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August, 1956 Dated, US, Seaboard Western Airlines, Female Flight Attendant's Uniform Belonging To A Stewardess Named: "M. Lambert"
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Description
 
This uniform is dated August, 1956 on its factory tailor's tag that is found sewn in on the skirt's inner hem. This uniform is of U.S. origin, and has a matching jacket and skirt. Research indicates that this style of a uniform was only worn in the 1950's period, but that is not positive as of yet. The condition of the jacket and skirt is in NEAR MINT CONDITIION! The jacket is of the collar-less and lapel-less style. It is magnificently tailored to give a very sexy wasp-waist look - just what you would expect to be found on a fairly young woman's, physically petit, "runway model" shape body. The rear of this jacket has an amazing 6 gore design to give the waist a very tight fir with a great pronounced flair to the hips. We have never seen so many gores incorporated into 1 garment before. The girls back then really knew how to make themsleves look great!

The jacket has 1 false pocket on the left breast and 2 false pockets on each hip. With such a tight wasp-waist fit it is no wonder that these pockets are false as it would be impossible to squeeze anything in any of them without looking grotesque. The buttons are of the garden variety, medium grey/dark grey plastic color type. They are all matching and are sewn on with proper gauge thread. Sewn (rather crudly) near the top of the left sleeve is a grey and white color arc shap cloth patch, with the letters "U.S.A." in white embroidery. The jacket is cuff-less and has no false cuff buttons. There is a beautiful pair of silver (plated?) wings pinned over the false breast pocket. They have an enameled "Seaboard Western" logo in grey/white/and red color. They are original and are quite rare to find, even in advanced "wing" collections. A pair in broken-pin condition sold recently at a military show for $250.00 dollars, which is not a small sum for a pair of wings these days. These wings are in excellent condition and are not hallmarked.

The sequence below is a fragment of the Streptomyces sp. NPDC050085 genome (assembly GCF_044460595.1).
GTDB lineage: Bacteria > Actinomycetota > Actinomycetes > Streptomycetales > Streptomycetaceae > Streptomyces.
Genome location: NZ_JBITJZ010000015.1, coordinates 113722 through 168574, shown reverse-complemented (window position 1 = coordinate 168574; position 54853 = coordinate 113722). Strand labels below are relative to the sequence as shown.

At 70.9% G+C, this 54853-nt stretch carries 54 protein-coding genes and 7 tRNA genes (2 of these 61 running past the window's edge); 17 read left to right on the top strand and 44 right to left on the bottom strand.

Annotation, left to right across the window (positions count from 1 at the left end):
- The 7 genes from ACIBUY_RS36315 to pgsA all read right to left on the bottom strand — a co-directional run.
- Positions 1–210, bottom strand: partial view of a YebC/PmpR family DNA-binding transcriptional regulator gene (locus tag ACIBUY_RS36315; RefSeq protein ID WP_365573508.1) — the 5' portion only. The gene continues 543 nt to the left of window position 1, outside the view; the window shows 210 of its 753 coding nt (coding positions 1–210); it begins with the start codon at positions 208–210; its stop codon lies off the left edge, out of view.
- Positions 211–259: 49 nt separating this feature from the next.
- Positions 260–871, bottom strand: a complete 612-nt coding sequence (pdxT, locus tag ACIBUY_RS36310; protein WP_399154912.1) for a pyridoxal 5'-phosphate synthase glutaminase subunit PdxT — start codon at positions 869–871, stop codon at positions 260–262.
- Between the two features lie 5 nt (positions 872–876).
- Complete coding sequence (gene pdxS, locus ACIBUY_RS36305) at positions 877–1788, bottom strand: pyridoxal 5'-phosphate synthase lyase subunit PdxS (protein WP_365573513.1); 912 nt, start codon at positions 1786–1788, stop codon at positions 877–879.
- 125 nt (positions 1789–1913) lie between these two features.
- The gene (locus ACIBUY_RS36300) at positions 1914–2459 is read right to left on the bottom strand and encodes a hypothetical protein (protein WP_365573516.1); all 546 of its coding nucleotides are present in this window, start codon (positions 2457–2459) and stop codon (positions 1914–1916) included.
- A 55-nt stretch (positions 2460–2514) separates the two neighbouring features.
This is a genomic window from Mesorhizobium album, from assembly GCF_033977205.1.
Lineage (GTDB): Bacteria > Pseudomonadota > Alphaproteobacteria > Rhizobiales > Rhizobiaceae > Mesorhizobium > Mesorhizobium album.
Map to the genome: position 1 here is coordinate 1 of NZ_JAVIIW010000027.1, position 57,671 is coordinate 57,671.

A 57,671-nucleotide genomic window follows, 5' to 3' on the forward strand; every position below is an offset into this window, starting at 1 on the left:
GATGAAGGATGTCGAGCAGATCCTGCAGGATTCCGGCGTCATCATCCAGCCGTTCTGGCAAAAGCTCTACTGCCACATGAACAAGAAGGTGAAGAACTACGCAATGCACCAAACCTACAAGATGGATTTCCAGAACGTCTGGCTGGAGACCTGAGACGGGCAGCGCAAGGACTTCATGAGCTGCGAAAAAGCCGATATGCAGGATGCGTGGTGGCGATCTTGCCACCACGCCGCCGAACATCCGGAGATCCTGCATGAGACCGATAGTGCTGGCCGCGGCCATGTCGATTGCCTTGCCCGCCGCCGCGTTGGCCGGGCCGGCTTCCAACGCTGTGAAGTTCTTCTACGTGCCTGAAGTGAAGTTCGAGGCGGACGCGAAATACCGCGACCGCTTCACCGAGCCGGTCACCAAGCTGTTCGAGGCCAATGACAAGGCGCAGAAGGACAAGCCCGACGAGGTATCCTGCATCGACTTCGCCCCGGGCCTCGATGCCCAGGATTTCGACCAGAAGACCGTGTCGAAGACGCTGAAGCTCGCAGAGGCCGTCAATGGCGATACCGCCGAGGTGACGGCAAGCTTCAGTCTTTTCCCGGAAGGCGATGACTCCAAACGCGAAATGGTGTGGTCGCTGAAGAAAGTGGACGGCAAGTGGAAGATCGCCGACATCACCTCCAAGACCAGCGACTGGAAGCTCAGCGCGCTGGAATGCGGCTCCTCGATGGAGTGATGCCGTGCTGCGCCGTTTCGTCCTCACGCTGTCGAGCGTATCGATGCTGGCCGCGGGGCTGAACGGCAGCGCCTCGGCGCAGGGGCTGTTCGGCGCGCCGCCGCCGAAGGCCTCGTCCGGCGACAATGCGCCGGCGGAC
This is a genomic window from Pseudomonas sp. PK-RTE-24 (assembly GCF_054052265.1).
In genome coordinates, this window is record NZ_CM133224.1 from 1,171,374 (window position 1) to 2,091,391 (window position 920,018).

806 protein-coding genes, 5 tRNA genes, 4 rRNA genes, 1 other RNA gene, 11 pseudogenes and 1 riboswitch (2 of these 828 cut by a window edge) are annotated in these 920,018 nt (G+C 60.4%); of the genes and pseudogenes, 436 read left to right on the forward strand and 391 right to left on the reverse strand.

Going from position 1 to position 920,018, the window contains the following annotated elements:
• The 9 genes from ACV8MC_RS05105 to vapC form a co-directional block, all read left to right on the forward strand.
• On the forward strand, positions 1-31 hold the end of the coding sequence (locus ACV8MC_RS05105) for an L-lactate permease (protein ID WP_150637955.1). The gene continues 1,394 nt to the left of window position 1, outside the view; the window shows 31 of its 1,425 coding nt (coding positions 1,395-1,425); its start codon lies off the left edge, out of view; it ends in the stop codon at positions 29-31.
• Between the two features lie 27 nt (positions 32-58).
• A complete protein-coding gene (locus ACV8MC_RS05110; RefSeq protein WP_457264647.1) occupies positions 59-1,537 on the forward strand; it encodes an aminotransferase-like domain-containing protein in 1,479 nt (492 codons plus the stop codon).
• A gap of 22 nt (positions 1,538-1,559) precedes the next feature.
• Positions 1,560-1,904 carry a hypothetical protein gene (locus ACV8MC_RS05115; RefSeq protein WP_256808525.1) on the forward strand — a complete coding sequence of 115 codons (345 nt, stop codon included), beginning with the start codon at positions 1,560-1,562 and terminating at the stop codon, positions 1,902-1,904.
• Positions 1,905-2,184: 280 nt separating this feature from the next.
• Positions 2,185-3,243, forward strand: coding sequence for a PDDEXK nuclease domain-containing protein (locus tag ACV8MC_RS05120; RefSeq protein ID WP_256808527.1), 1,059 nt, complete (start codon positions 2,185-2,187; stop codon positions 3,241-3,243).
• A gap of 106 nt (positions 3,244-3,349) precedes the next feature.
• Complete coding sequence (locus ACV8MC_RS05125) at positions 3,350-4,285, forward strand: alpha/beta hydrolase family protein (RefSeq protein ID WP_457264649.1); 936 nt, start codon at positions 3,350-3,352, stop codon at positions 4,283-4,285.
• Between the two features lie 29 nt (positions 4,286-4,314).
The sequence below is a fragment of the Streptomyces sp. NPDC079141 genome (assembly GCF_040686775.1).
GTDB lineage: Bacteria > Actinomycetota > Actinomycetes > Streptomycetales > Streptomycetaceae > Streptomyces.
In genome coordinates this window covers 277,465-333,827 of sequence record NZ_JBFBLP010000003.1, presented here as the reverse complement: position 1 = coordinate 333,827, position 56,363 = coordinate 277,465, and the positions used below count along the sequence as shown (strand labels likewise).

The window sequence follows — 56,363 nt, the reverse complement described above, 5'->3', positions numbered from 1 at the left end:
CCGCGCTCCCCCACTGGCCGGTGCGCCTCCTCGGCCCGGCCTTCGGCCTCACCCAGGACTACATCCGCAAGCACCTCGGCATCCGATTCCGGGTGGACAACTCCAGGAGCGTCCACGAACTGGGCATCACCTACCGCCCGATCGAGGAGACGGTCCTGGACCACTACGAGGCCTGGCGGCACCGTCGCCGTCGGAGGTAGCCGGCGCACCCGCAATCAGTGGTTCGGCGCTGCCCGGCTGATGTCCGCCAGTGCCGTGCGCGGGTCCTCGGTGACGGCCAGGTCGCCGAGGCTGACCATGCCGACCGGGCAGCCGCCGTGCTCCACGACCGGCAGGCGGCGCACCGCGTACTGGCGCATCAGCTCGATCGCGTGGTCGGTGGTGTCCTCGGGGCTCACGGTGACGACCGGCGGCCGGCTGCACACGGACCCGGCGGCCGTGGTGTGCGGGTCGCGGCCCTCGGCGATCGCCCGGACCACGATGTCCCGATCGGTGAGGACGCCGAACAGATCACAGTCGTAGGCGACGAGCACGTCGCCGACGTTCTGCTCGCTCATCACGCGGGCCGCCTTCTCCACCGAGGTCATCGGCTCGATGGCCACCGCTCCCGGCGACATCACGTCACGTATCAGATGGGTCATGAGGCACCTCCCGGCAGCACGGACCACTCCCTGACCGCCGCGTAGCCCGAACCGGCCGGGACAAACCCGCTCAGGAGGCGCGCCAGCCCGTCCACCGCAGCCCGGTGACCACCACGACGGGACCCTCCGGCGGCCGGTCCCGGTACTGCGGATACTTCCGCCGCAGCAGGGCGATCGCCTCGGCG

The jacket is fully lined in an artificial (?) silk cloth that is of a stunning dark-pinkish color. The lining is in perfect condition, only showing a bit of the usual sweat staining as found in the arm pit areas. Found sewn in at the linings neck area is a large, hand sewn in white satin tailor's tag that reads: "Tailored For", "by Delta Uniforms". It is a very attractive looking tag, indicative of a high quality clothing manufacturer. The shirt is nicely pleated in front, and like the jacket is tailored for a very tight and sexy look. It is long in the hem, being considerably below the knee, as the airlines were quite conservative back then. Only in the 1960's did the hem lines go above the knee - presumably to keep up with the mini-skirt fashions of the period. There is a nice tailor's tag found sewn in at the waist with "August 1956" and "M. Lambert" typed on.

The Tank Museum has not been able to tace Ms. Lambert, so we can not tell you any more about her career. But by the dimensions of this uniform - she much have been a stunningly gorgeous woman back then. The Tank Museum did some light research on this airline and found very little. We did find some information on this little airline's big sister "Delta Airlines". Photographic evidence shows that the Delta "goils" wore a small white cap, grey color high heeled pumps, and light grey, or perhaps beige color silk or nylon stockings. The shirt as best we can tell, was high collared.